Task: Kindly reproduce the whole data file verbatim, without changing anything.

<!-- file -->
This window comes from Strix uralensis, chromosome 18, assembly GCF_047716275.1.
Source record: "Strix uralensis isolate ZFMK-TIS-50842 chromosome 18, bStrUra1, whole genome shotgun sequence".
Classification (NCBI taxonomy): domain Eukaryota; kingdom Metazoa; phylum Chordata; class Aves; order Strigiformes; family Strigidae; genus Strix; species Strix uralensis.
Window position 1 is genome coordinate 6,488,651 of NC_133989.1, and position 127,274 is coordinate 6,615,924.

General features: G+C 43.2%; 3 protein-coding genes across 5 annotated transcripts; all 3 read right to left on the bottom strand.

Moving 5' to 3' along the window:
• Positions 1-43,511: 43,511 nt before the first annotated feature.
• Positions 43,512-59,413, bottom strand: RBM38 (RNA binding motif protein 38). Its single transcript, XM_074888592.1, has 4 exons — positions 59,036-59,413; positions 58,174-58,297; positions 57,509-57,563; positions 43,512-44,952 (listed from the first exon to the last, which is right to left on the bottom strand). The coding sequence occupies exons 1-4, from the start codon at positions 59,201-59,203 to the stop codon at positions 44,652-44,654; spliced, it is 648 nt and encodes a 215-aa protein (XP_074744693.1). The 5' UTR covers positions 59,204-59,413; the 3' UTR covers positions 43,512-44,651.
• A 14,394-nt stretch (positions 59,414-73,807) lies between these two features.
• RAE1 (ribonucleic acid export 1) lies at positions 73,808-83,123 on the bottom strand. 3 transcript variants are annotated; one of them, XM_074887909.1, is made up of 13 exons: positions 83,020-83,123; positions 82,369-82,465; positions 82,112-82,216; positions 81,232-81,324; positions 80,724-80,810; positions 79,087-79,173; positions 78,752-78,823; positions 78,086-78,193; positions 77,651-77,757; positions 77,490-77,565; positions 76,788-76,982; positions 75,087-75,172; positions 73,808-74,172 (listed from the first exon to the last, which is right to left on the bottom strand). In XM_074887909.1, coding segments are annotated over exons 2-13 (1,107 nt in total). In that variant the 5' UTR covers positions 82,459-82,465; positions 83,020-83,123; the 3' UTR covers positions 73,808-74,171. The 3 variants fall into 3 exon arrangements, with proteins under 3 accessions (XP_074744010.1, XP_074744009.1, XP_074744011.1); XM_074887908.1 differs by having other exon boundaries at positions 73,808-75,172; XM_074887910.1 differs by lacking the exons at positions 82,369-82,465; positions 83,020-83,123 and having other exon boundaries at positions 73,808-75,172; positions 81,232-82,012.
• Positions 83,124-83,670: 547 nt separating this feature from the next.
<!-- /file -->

This window comes from Strix uralensis, chromosome 18, assembly GCF_047716275.1.
Source record: "Strix uralensis isolate ZFMK-TIS-50842 chromosome 18, bStrUra1, whole genome shotgun sequence".
Classification (NCBI taxonomy): domain Eukaryota; kingdom Metazoa; phylum Chordata; class Aves; order Strigiformes; family Strigidae; genus Strix; species Strix uralensis.
Window position 1 is genome coordinate 6,488,651 of NC_133989.1, and position 127,274 is coordinate 6,615,924.

General features: G+C 43.2%; 3 protein-coding genes across 5 annotated transcripts; all 3 read right to left on the bottom strand.

Moving 5' to 3' along the window:
• Positions 1-43,511: 43,511 nt before the first annotated feature.
• Positions 43,512-59,413, bottom strand: RBM38 (RNA binding motif protein 38). Its single transcript, XM_074888592.1, has 4 exons — positions 59,036-59,413; positions 58,174-58,297; positions 57,509-57,563; positions 43,512-44,952 (listed from the first exon to the last, which is right to left on the bottom strand). The coding sequence occupies exons 1-4, from the start codon at positions 59,201-59,203 to the stop codon at positions 44,652-44,654; spliced, it is 648 nt and encodes a 215-aa protein (XP_074744693.1). The 5' UTR covers positions 59,204-59,413; the 3' UTR covers positions 43,512-44,651.
• A 14,394-nt stretch (positions 59,414-73,807) lies between these two features.
• RAE1 (ribonucleic acid export 1) lies at positions 73,808-83,123 on the bottom strand. 3 transcript variants are annotated; one of them, XM_074887909.1, is made up of 13 exons: positions 83,020-83,123; positions 82,369-82,465; positions 82,112-82,216; positions 81,232-81,324; positions 80,724-80,810; positions 79,087-79,173; positions 78,752-78,823; positions 78,086-78,193; positions 77,651-77,757; positions 77,490-77,565; positions 76,788-76,982; positions 75,087-75,172; positions 73,808-74,172 (listed from the first exon to the last, which is right to left on the bottom strand). In XM_074887909.1, coding segments are annotated over exons 2-13 (1,107 nt in total). In that variant the 5' UTR covers positions 82,459-82,465; positions 83,020-83,123; the 3' UTR covers positions 73,808-74,171. The 3 variants fall into 3 exon arrangements, with proteins under 3 accessions (XP_074744010.1, XP_074744009.1, XP_074744011.1); XM_074887908.1 differs by having other exon boundaries at positions 73,808-75,172; XM_074887910.1 differs by lacking the exons at positions 82,369-82,465; positions 83,020-83,123 and having other exon boundaries at positions 73,808-75,172; positions 81,232-82,012.
• Positions 83,124-83,670: 547 nt separating this feature from the next.